Hedge Fund Investors Overview

The lifeblood of the hedge fund industry are hedge fund investors, those persons and institutions which put their money at risk with the hope of generating positive investment returns.  While there have been recent predictions of large amounts of investor money leaving the hedge fund space due to poor performance, there are many potential hedge fund investors who are just beginning to warm to the idea of investing in a hedge fund.

Who can invest in a hedge fund?

In general there are two types of hedge funds which are open to different types of investors.

Section 3(c)(1) hedge funds are open to investors who are both accredited investors and qualified clients. An accredited investor is generally an individual with a $1 million dollar net worth (can include the equity in the investor’s primary residence) or an individual who has made $200,000 in each of the two most recent years (or joint income with that person’s spouse in excess of $300,000 in each of those years) and has a reasonable expectation of reaching the same income level in the current year.  A qualified client is generally an individual with a $1.5 million dollar net worth.  Because investors will need to be both an accredited investor and a qualified client, many hedge fund managers will just say that the investor needs to be a qualified client as it has the higher net worth threshold.

Section 3(c)(7) hedge funds are open to qualified purchasers, which is a higher net worth threshold than for the accredited investor or qualified client standard.  A qualified purchaser is generally an individual investor with a $5 million dollar liquid net worth (cannot include the equity of the investor’s primary residence).

Occasionally you will see some Section 3(c)(1) hedge funds which allow non-accredited investors to invest in the fund.  In such instances, the fund will typically charge the non-accredited investor a higher management fee because the non-accredited investor cannot be charged a performance fee.  In general, hedge fund managers will not allow non-accredited investors into the hedge fund except for very close family and friends.

Why would someone invest in a hedge fund?

Hedge funds have historically been viewed as nimble investment vehicles run by savvy managers who are able to produce steady and absolute returns.  Hedge funds come in a variety of different sizes (from the one-man shops to the multi-billion dollar operations) and strategies.  The great diversity of funds and their investment objectives is what makes them exciting, but which also makes it difficult to describe them as a whole.  Suffice it to say that whatever investment strategy an investor is looking for, there is a hedge fund which would be able to meet the needs of that investor.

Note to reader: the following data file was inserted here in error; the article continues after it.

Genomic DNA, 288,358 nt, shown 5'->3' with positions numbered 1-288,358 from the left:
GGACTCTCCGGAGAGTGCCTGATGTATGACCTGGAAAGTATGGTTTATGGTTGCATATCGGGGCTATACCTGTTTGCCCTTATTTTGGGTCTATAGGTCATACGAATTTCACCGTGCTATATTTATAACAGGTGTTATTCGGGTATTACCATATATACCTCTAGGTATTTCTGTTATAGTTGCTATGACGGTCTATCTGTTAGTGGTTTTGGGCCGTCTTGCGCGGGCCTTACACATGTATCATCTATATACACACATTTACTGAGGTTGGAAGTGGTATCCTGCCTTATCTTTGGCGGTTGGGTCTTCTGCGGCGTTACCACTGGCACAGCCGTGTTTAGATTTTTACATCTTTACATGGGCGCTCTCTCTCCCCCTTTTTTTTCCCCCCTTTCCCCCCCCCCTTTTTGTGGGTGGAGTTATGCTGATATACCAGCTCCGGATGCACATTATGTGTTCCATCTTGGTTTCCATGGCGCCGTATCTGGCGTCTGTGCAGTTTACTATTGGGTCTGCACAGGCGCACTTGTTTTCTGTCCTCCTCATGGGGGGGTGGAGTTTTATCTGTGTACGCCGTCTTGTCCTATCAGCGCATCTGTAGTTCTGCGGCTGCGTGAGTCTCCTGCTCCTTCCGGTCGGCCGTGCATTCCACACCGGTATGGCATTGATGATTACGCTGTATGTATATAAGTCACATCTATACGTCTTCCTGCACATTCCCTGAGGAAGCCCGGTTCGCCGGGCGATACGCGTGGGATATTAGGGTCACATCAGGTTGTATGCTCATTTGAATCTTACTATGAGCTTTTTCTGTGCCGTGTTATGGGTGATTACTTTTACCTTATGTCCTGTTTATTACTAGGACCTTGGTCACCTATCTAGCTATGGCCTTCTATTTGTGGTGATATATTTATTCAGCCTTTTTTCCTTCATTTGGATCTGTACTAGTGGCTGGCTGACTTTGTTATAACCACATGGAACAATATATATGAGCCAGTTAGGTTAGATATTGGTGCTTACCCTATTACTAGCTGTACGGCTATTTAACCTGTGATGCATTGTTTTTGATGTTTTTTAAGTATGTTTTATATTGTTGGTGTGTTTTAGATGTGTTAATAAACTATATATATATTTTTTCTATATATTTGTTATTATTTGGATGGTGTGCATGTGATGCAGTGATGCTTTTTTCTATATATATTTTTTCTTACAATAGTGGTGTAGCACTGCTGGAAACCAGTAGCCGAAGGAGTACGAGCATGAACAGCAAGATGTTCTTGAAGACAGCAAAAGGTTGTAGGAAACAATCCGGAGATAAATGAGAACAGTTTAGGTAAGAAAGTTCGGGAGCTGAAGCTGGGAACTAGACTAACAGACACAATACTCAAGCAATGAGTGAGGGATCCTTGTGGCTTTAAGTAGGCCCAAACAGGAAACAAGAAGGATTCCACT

Who can recommend hedge fund investments?

Hedge fund investments are made through private placements according to the Regulation D offering rules.  This means that only the hedge fund manager and certain hedge fund brokers can offer an investor interests in a hedge fund, and that is only if the manager or the broker has a pre-existing relationship with the investor.  There are some ways which investors can gain access to hedge funds, most notably through hedge fund databases.

What should an investor do before investing in a hedge fund?

At a minimum an investor should carefully read the hedge fund’s offering documents.  An investor should also discuss any questions or concerns with the hedge fund manager.  Additionally, I always recommend that investors conduct some sort of due diligence on the hedge fund and the manager.

HFLB note: we are not recommending that readers invest in hedge funds and we are not recommending any specific hedge funds.  If an investor makes an investment into a hedge fund, any such investments should be made only after consultation with such investor’s legal and accounting advisors.

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6 thoughts on “Hedge Fund Investors Overview

  1. Pingback: Overview of Regulation D for Hedge Funds | Hedge Fund Law Blog

    1. Hedge Fund Lawyer Post author

      Bob,

      The SuperFund is a publicly registered commodity pool under the Securities Act of 1933 (similar to the registration a mutual fund must go through). Like a mutual fund, it can accept small investment amounts and is sold through a network of brokers who will generally receive a commission on those sales. The investors in the SuperFund do not need to meet the higher requirements for hedge funds because the securities are publicly traded. It is a longer and more expensive process to establish a publicly traded commodity pool than it is to establish a futures/commodities hedge fund.

      Regards,
      Bart

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